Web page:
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PSOCM (annotated)

People Sustained Organizational Change Management (PSOCM®) - Annotated

(an open source change management system)


Phase I – Initiate the Organizational Assessment

Step 1.0     First Steps

  1. Problem identification/Scoping

  2. Starts at the Top[i] [ii]

  3. Organizational Change Management Plan

  4. Communication Plan[iii] [iv]

  5. Human Dynamic[v] [vi]

Step 2.0     Program Kick-Off

  1. Initial Group Meeting

  2. Setting Ground Rules

  3. Employee Involvement

Step. 3.0    Data Collection/Assessment/Analysis[vii]

  1. Existing Vision, Mission, Strategy

  2. Cultural Assessment[viii]

  3. Document Review

  4. Performance Measurement/Benchmarking[ix]

Step 4.0     Stakeholder[x] Feedback[xi]

  1. Structured Interviews

  2. Focus Groups

  3. Open Houses

  4. Surveys

Phase II - Implement Organizational Change

Step 5.0     Preliminary Diagnosis[xii]

Step 6.0     Planning Change[xiii]/Designing Interventions[xiv]

Step 7.0     Implementing Change/Action

  1. Process Mapping[xv]

  2. Reengineering Process[xvi]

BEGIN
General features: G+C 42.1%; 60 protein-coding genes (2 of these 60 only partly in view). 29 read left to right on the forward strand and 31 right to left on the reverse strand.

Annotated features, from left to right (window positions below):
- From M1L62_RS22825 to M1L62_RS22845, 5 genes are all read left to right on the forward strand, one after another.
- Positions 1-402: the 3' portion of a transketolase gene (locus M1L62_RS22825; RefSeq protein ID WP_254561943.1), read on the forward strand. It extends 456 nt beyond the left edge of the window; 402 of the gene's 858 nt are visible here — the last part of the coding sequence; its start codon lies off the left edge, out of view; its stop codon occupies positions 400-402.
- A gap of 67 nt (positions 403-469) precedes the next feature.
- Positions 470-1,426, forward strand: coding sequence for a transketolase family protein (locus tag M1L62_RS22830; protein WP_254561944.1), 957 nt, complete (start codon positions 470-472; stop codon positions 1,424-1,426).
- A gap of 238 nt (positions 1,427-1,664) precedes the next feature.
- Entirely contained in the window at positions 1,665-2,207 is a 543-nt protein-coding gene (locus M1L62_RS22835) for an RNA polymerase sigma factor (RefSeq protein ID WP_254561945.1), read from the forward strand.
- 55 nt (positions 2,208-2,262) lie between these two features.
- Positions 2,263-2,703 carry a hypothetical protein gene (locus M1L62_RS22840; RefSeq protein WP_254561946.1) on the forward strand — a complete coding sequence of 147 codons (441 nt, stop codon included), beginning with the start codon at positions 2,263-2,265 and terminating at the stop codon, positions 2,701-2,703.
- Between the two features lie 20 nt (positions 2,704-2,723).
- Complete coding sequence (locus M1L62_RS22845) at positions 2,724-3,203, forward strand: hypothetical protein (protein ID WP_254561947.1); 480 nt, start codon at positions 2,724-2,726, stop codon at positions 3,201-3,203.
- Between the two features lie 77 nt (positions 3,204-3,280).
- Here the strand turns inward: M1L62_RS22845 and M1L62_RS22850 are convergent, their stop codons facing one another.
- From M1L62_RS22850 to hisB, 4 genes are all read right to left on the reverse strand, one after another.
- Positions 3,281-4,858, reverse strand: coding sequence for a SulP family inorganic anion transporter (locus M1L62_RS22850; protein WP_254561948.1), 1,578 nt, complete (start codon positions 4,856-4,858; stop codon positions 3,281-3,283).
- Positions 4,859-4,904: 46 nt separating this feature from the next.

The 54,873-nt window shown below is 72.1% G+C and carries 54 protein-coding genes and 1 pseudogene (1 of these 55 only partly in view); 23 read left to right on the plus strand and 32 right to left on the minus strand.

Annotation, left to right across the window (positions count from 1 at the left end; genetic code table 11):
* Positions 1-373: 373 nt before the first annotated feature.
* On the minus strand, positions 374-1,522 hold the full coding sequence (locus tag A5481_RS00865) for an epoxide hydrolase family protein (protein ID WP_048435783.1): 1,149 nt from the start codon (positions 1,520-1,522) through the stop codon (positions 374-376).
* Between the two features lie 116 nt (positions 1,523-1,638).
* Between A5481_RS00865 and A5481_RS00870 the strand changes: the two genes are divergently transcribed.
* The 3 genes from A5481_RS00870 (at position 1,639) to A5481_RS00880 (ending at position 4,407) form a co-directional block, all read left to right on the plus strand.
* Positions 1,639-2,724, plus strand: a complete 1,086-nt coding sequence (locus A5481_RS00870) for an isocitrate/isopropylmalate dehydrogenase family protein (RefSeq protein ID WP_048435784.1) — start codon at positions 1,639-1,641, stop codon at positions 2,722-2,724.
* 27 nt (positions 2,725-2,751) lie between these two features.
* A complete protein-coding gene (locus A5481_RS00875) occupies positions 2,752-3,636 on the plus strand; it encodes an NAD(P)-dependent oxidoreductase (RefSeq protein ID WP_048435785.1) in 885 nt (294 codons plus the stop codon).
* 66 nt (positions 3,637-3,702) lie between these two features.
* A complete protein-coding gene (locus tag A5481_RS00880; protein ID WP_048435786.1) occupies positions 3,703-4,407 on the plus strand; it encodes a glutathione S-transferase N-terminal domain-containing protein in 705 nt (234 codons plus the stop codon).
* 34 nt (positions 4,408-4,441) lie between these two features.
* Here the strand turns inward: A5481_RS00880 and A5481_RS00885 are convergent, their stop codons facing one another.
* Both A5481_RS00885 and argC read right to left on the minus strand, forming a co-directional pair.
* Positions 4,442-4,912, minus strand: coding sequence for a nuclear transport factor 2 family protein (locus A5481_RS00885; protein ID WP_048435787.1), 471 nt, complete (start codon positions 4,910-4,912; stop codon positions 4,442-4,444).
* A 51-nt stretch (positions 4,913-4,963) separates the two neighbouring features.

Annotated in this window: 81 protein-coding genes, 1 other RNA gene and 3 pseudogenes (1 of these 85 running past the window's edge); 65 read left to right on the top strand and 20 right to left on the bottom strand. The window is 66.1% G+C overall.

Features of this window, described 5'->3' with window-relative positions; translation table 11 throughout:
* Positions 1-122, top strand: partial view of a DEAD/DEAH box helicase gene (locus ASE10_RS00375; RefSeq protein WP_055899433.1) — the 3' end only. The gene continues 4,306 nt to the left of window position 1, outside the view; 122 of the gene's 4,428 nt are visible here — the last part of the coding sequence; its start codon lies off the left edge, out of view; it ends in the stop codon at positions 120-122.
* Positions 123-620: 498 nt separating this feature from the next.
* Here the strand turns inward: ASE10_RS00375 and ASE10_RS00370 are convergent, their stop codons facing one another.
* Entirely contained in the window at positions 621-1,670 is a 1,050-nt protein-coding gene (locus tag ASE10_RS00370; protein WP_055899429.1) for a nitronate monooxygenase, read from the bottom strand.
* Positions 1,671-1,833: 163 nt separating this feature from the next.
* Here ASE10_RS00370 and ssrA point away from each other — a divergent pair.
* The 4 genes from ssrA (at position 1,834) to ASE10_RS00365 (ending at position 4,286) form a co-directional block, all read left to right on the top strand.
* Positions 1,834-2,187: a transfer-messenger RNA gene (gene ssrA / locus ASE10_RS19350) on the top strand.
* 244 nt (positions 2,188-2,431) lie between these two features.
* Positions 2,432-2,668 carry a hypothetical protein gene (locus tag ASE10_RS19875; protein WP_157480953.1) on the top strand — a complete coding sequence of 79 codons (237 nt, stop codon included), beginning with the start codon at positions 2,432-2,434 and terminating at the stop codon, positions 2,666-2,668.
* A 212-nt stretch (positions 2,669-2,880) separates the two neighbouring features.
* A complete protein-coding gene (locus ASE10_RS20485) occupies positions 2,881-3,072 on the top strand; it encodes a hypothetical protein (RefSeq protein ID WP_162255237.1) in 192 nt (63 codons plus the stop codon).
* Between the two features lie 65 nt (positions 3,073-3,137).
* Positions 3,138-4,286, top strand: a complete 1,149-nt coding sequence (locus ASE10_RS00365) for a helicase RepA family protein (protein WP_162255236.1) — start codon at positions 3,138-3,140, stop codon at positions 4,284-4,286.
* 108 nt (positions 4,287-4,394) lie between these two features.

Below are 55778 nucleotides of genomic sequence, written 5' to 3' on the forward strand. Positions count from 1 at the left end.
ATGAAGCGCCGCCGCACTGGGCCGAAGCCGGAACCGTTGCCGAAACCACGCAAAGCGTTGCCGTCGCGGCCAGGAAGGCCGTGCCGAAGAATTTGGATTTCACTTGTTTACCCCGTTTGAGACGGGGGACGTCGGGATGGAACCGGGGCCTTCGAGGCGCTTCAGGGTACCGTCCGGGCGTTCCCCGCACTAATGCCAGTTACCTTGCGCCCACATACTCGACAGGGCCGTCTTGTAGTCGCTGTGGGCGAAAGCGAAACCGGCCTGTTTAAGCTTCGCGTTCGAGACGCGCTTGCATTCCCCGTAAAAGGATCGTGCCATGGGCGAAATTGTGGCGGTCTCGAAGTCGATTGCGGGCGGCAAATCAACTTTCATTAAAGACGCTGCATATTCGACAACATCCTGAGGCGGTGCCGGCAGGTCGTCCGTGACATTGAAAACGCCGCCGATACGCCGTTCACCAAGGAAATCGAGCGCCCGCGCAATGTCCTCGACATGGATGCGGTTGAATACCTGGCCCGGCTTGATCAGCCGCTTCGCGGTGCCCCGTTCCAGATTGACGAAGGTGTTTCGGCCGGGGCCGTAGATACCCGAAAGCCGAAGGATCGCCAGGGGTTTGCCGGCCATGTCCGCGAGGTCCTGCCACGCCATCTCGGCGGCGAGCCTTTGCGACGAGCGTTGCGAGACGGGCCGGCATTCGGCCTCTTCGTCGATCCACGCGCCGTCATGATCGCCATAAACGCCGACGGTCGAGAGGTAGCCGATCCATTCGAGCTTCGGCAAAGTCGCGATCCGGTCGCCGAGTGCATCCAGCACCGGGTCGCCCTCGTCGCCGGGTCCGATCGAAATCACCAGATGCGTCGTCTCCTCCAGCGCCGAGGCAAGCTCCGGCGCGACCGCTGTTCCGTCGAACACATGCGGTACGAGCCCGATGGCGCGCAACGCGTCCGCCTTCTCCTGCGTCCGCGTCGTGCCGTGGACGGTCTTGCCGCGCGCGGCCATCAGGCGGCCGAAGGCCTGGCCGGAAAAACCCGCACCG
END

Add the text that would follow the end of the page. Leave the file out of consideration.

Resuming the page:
Step 8.0     Restructuring Organization/Managing Change

  1. Mixed Implementation

  2. Strategic Planning[xvii]

Step 9.0     Institutionalize Change

  1. Carrot and Stick[xviii]

  2. Executive Leadership Coaching

  3. Employee Training and Development

  4. Cross Functional Training

  5. Customer Service Training

  6. Team Building

  7. Procedures Manual

  8. Establish Performance Measures/Expectations[xix]

  9. Performance Appraisal/Management

  10. Total Quality Management

Phase III – Maintain Organizational Development

Step 10.0   Maintenance

  1. Monitoring Performance/Perception

  2. Sustaining Change Program

  3. Continuous Improvement[xx]


[i] Change efforts must include plans for identifying leaders throughout the company and pushing responsibility for design and implementation down, so that change cascades through the organization.